(photo credit: Associated Press)
Palestinian volunteers on Tuesday launched a home-to-home
campaign throughout the West Bank to persuade Palestinians to boycott
The campaign, the first of its kind in
the West Bank, marks the beginning of an “all-out war” against the
settlements, Palestinian Authority officials said.
year, President Mahmoud Abbas signed a law banning the sale of
settlement products in PA-controlled territories and barring
Palestinians from working in settlements.
The campaign is being
organized by a special group that was established recently with the
sole goal of preventing settlement products from entering Palestinian
The group, called the Karama National Empowerment Fund,
was established by the PA Ministry of Economy.
declared goal is to “affirm our desire and determination to rise up and
shake off the effects of settlement contamination in our Palestinian
cities, villages, and refugee camps, first and foremost, via replacing
settlement products in our local markets with those that are proudly
produced in Palestine, with Palestinian hands.”
will go to hundreds of thousands of homes in the West Bank and hand out
brochures that include a list of at least 500 products believed to be
manufactured in settlements.
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The weeklong campaign is aimed at
helping the Palestinians achieve economic independence, said Adnan
Husseini, the PA governor of Jerusalem.
“We call on our people
to boycott all settlement products because these settlements have been
labeled illegal by the international community. Our people are capable
of leading this economic war,” he said.
The PA’s mufti, Muhammad
Hussein, said that the Palestinian “war” on the economy of the
settlements was a “civilized” method created by the Palestinians in
order to achieve their goals.
Raed Dibai, coordinator of the
anti-settlement drive in Nablus, said that the launching of the
campaign on the anniversary of the “Nakba” was a “clear message that
our people have waged an intifada against those responsible for the
Also on Tuesday, PA policemen confiscated trucks loaded
with watermelons in some Palestinian cities after claiming that they
had come from settlements.
Some Palestinians, however, expressed
concern over the fate of thousands of laborers who would lose their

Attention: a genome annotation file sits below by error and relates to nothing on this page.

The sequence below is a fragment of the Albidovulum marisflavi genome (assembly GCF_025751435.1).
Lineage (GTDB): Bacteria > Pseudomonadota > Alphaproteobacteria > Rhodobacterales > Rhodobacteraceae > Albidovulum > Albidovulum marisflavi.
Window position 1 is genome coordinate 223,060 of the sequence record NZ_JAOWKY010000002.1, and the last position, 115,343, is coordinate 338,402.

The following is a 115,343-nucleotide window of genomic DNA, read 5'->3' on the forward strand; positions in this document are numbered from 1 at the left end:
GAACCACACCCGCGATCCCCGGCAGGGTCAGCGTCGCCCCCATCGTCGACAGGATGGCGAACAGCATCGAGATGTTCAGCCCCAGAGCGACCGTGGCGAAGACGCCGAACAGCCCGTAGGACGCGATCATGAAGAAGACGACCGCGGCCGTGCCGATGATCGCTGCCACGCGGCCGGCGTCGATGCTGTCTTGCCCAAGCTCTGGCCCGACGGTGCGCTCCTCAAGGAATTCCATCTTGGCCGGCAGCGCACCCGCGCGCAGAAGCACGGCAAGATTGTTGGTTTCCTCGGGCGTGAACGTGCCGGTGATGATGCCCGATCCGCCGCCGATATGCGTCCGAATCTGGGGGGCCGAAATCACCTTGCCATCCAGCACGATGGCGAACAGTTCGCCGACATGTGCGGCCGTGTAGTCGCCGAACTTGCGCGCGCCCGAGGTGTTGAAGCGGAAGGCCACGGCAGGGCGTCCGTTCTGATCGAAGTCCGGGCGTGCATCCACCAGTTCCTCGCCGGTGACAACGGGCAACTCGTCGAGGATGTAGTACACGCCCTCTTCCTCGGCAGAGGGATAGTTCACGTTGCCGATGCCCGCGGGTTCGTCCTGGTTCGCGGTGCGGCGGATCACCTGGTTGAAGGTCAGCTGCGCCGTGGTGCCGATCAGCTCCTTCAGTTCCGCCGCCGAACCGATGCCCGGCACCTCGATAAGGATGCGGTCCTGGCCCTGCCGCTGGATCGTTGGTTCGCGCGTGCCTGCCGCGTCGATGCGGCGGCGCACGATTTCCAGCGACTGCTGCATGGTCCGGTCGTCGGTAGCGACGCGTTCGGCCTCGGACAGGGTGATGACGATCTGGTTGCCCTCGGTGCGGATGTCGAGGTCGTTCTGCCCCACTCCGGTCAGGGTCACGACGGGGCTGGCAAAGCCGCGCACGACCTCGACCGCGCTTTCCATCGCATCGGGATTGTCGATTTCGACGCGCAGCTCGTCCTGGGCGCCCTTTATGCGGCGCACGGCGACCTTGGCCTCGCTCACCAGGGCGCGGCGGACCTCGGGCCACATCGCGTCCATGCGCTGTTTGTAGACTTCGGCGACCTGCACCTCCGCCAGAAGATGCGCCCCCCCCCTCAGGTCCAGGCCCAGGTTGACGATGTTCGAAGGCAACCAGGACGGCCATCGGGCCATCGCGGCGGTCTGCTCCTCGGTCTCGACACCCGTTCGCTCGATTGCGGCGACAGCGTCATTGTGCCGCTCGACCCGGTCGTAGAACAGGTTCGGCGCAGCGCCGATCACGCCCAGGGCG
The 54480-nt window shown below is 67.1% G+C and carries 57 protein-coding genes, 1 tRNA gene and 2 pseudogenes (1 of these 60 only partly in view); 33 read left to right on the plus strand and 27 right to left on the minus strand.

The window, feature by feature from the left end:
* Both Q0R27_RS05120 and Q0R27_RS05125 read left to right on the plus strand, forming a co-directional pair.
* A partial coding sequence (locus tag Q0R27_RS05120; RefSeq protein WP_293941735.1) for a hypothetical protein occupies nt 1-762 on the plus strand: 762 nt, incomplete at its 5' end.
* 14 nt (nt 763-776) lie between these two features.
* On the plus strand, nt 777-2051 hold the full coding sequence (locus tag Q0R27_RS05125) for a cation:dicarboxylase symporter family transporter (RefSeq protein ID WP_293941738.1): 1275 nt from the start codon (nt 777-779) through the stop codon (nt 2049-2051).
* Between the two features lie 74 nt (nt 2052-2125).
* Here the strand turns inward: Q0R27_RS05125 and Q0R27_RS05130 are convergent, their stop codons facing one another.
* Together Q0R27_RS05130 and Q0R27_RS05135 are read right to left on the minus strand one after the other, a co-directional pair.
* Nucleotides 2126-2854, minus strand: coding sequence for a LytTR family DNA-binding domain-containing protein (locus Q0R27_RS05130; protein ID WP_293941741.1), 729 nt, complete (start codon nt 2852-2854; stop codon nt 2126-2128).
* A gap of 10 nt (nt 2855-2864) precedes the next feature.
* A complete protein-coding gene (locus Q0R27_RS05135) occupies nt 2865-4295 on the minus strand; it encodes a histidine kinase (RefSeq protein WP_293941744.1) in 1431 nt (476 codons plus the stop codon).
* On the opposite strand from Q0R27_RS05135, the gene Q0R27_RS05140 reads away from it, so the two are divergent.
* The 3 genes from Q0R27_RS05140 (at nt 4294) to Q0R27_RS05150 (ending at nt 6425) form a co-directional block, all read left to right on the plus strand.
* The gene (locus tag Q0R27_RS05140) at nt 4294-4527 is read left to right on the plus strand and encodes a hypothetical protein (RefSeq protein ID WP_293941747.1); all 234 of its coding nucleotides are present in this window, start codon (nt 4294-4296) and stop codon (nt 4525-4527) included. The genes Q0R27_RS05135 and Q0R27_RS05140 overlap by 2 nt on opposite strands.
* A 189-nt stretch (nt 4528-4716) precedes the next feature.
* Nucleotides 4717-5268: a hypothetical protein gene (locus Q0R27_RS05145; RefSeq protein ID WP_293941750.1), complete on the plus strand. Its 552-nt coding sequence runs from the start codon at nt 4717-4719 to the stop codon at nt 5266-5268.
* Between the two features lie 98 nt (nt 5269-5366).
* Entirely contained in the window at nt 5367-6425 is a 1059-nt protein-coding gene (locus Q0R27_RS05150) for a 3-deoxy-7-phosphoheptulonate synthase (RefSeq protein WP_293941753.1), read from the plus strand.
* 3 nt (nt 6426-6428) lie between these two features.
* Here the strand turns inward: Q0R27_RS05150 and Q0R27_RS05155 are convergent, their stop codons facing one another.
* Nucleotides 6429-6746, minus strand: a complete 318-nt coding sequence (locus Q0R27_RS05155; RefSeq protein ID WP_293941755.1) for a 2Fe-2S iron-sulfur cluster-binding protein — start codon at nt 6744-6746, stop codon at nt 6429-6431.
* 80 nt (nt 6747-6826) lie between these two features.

jobs as a result of the anti-settlement boycott.
Barghouti, editor of Al-Hayat al-Jadida, the PA’s official mouthpiece,
said the PA government should find jobs for the affected laborers. He
said that Palestinian businesses, which are expected to benefit from
the boycott, should be the first to absorb the laborers when and if
they are fired from jobs in settlements.
The Council of Jewish
Communities of Judea, Samaria and the Gaza Strip responded to the PA
campaign with an initiative of its own on Tuesday.
On its new
Web site, it called on consumers to combat the boycott by purchasing
products made by 58 companies with facilities in Judea and Samaria,
including Pillsbury baking products, Nature Valley granola from General
Mills, NatuR&D, Carmel Carpets, Brita, Supergum, Gazoz and Ahava
In a statement it released to the media, the council said the boycott
was a “hostile action” that must be met with an immediate and sharp
Such a boycott is an explicit violation of the 1994 Paris Agreement,
the Protocol on Economic Relations between Israel and the Palestinian
The council called on Israel to use tax money it collects for the PA,
to compensate the companies in Judea and Samaria for the losses they
will sustain as a result of the boycott.
It also asked Israel to close its ports to Palestinian imports and to
refuse to engage in proximity talks with those involved in the boycott.
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